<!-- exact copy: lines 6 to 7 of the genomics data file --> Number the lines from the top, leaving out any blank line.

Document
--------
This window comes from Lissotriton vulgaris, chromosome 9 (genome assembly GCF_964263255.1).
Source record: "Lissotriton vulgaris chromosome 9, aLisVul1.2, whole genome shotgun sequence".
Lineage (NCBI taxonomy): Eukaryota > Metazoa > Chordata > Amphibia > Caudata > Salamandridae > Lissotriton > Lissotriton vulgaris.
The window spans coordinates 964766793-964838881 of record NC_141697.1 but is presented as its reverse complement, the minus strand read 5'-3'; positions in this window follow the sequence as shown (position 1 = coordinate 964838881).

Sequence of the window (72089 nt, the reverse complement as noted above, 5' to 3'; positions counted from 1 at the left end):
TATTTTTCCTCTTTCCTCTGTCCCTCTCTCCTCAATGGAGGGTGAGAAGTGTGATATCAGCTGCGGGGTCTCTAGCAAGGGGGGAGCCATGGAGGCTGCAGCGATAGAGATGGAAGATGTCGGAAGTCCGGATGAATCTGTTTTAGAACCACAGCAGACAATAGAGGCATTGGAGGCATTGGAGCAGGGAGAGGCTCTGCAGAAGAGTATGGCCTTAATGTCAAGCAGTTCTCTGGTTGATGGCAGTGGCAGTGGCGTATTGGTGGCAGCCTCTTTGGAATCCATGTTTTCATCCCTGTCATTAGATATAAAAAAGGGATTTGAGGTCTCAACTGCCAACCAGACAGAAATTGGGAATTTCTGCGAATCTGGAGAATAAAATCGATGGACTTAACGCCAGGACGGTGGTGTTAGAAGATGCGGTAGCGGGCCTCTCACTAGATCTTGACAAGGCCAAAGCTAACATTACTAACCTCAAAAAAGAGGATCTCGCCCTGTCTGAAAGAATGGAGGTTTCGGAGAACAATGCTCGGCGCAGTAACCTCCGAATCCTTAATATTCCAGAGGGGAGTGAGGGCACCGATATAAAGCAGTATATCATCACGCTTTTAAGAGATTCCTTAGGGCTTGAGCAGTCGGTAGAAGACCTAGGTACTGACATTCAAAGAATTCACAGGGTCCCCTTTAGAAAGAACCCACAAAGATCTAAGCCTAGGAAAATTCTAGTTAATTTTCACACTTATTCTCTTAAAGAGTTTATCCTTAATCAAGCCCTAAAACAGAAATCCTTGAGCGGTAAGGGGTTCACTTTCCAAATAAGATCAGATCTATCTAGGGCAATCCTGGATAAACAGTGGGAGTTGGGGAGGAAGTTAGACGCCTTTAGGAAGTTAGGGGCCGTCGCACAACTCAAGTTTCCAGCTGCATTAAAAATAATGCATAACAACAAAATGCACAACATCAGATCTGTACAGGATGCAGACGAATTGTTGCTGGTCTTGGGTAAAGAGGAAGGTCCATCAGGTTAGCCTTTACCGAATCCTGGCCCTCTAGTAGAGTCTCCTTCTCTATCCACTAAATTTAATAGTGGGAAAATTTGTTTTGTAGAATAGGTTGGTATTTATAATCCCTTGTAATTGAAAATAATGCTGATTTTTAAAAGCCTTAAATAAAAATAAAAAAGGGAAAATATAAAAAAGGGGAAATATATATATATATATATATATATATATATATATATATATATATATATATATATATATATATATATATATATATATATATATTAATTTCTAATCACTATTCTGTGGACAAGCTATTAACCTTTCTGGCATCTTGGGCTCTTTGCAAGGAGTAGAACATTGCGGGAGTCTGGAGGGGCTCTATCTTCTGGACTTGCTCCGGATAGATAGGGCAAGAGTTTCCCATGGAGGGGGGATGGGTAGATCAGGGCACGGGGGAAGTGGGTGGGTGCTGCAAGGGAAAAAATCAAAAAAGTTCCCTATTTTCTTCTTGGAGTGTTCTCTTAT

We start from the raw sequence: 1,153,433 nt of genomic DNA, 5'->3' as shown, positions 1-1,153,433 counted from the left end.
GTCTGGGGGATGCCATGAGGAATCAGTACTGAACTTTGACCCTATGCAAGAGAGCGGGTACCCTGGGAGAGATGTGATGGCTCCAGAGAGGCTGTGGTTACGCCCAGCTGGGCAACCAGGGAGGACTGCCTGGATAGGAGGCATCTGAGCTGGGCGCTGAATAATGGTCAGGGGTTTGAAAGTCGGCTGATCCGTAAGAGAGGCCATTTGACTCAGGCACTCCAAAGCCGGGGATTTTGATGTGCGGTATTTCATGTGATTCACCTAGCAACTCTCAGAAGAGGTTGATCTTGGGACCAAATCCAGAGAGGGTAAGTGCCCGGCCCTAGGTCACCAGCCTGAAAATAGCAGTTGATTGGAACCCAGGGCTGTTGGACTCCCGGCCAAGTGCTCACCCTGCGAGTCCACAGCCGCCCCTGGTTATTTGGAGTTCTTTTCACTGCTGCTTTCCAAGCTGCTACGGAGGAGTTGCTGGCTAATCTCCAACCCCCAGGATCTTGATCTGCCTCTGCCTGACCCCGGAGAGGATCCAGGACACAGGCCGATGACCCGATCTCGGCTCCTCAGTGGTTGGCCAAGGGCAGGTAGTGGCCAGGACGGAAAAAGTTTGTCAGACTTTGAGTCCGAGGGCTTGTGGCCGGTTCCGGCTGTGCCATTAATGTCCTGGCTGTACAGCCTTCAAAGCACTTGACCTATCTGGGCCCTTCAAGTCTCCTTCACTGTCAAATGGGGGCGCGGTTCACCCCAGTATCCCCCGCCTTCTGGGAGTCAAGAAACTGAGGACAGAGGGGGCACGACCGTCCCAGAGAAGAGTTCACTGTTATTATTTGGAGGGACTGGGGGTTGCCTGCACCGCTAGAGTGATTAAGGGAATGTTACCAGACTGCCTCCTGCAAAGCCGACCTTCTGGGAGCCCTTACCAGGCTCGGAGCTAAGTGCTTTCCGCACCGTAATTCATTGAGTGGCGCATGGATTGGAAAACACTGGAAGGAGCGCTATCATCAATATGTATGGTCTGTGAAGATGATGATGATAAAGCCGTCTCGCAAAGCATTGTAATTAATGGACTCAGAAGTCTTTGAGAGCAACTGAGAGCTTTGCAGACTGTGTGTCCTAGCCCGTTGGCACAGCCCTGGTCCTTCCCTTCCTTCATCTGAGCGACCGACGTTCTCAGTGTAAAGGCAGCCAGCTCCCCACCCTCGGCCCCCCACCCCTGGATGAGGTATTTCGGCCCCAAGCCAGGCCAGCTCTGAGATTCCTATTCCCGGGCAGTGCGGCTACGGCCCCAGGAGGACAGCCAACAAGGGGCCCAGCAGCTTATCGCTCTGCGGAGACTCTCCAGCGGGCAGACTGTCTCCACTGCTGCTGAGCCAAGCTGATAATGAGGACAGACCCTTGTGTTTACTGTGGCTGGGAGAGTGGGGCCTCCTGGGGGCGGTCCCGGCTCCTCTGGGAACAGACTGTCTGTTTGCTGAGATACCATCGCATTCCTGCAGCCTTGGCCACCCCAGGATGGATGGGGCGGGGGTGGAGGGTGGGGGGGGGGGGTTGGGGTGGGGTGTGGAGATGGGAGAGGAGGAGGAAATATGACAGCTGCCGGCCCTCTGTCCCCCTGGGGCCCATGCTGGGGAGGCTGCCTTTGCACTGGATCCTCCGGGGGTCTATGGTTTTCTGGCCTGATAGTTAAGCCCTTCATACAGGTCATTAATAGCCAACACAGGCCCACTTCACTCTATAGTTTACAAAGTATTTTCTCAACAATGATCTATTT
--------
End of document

TATTTTTCCTCTTTCCTCTGTCCCTCTCTCCTCAATGGAGGGTGAGAAGTGTGATATCAGCTGCGGGGTCTCTAGCAAGGGGGGAGCCATGGAGGCTGCAGCGATAGAGATGGAAGATGTCGGAAGTCCGGATGAATCTGTTTTAGAACCACAGCAGACAATAGAGGCATTGGAGGCATTGGAGCAGGGAGAGGCTCTGCAGAAGAGTATGGCCTTAATGTCAAGCAGTTCTCTGGTTGATGGCAGTGGCAGTGGCGTATTGGTGGCAGCCTCTTTGGAATCCATGTTTTCATCCCTGTCATTAGATATAAAAAAGGGATTTGAGGTCTCAACTGCCAACCAGACAGAAATTGGGAATTTCTGCGAATCTGGAGAATAAAATCGATGGACTTAACGCCAGGACGGTGGTGTTAGAAGATGCGGTAGCGGGCCTCTCACTAGATCTTGACAAGGCCAAAGCTAACATTACTAACCTCAAAAAAGAGGATCTCGCCCTGTCTGAAAGAATGGAGGTTTCGGAGAACAATGCTCGGCGCAGTAACCTCCGAATCCTTAATATTCCAGAGGGGAGTGAGGGCACCGATATAAAGCAGTATATCATCACGCTTTTAAGAGATTCCTTAGGGCTTGAGCAGTCGGTAGAAGACCTAGGTACTGACATTCAAAGAATTCACAGGGTCCCCTTTAGAAAGAACCCACAAAGATCTAAGCCTAGGAAAATTCTAGTTAATTTTCACACTTATTCTCTTAAAGAGTTTATCCTTAATCAAGCCCTAAAACAGAAATCCTTGAGCGGTAAGGGGTTCACTTTCCAAATAAGATCAGATCTATCTAGGGCAATCCTGGATAAACAGTGGGAGTTGGGGAGGAAGTTAGACGCCTTTAGGAAGTTAGGGGCCGTCGCACAACTCAAGTTTCCAGCTGCATTAAAAATAATGCATAACAACAAAATGCACAACATCAGATCTGTACAGGATGCAGACGAATTGTTGCTGGTCTTGGGTAAAGAGGAAGGTCCATCAGGTTAGCCTTTACCGAATCCTGGCCCTCTAGTAGAGTCTCCTTCTCTATCCACTAAATTTAATAGTGGGAAAATTTGTTTTGTAGAATAGGTTGGTATTTATAATCCCTTGTAATTGAAAATAATGCTGATTTTTAAAAGCCTTAAATAAAAATAAAAAAGGGAAAATATAAAAAAGGGGAAATATATATATATATATATATATATATATATATATATATATATATATATATATATATATATATATATATATATATATATATATTAATTTCTAATCACTATTCTGTGGACAAGCTATTAACCTTTCTGGCATCTTGGGCTCTTTGCAAGGAGTAGAACATTGCGGGAGTCTGGAGGGGCTCTATCTTCTGGACTTGCTCCGGATAGATAGGGCAAGAGTTTCCCATGGAGGGGGGATGGGTAGATCAGGGCACGGGGGAAGTGGGTGGGTGCTGCAAGGGAAAAAATCAAAAAAGTTCCCTATTTTCTTCTTGGAGTGTTCTCTTAT

We start from the raw sequence: 1,153,433 nt of genomic DNA, 5'->3' as shown, positions 1-1,153,433 counted from the left end.